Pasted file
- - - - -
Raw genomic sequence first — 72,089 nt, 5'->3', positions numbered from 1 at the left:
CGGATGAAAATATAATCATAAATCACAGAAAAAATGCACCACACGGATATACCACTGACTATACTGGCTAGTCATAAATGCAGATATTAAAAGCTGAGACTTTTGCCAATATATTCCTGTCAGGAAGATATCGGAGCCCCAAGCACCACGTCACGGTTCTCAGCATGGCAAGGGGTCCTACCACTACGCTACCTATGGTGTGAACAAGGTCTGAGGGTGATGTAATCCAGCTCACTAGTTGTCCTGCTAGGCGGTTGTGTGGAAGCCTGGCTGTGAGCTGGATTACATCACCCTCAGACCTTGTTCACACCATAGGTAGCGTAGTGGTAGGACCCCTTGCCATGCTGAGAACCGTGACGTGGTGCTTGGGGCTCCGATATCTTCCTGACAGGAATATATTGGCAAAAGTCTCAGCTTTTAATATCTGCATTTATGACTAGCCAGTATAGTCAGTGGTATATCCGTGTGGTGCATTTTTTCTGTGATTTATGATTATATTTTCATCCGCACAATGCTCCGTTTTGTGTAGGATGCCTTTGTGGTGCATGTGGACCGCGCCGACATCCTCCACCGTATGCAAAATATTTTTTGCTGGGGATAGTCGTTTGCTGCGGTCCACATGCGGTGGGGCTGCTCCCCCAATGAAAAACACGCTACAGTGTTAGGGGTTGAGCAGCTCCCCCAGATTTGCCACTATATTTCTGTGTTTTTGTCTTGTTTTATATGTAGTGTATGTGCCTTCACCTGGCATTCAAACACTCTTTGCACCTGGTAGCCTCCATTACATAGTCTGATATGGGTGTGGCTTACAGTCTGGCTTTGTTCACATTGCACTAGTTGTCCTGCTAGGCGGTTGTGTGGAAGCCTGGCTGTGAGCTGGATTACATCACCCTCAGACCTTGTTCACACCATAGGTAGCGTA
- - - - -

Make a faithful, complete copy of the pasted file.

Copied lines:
Raw genomic sequence first — 72,089 nt, 5'->3', positions numbered from 1 at the left:
CGGATGAAAATATAATCATAAATCACAGAAAAAATGCACCACACGGATATACCACTGACTATACTGGCTAGTCATAAATGCAGATATTAAAAGCTGAGACTTTTGCCAATATATTCCTGTCAGGAAGATATCGGAGCCCCAAGCACCACGTCACGGTTCTCAGCATGGCAAGGGGTCCTACCACTACGCTACCTATGGTGTGAACAAGGTCTGAGGGTGATGTAATCCAGCTCACTAGTTGTCCTGCTAGGCGGTTGTGTGGAAGCCTGGCTGTGAGCTGGATTACATCACCCTCAGACCTTGTTCACACCATAGGTAGCGTAGTGGTAGGACCCCTTGCCATGCTGAGAACCGTGACGTGGTGCTTGGGGCTCCGATATCTTCCTGACAGGAATATATTGGCAAAAGTCTCAGCTTTTAATATCTGCATTTATGACTAGCCAGTATAGTCAGTGGTATATCCGTGTGGTGCATTTTTTCTGTGATTTATGATTATATTTTCATCCGCACAATGCTCCGTTTTGTGTAGGATGCCTTTGTGGTGCATGTGGACCGCGCCGACATCCTCCACCGTATGCAAAATATTTTTTGCTGGGGATAGTCGTTTGCTGCGGTCCACATGCGGTGGGGCTGCTCCCCCAATGAAAAACACGCTACAGTGTTAGGGGTTGAGCAGCTCCCCCAGATTTGCCACTATATTTCTGTGTTTTTGTCTTGTTTTATATGTAGTGTATGTGCCTTCACCTGGCATTCAAACACTCTTTGCACCTGGTAGCCTCCATTACATAGTCTGATATGGGTGTGGCTTACAGTCTGGCTTTGTTCACATTGCACTAGTTGTCCTGCTAGGCGGTTGTGTGGAAGCCTGGCTGTGAGCTGGATTACATCACCCTCAGACCTTGTTCACACCATAGGTAGCGTA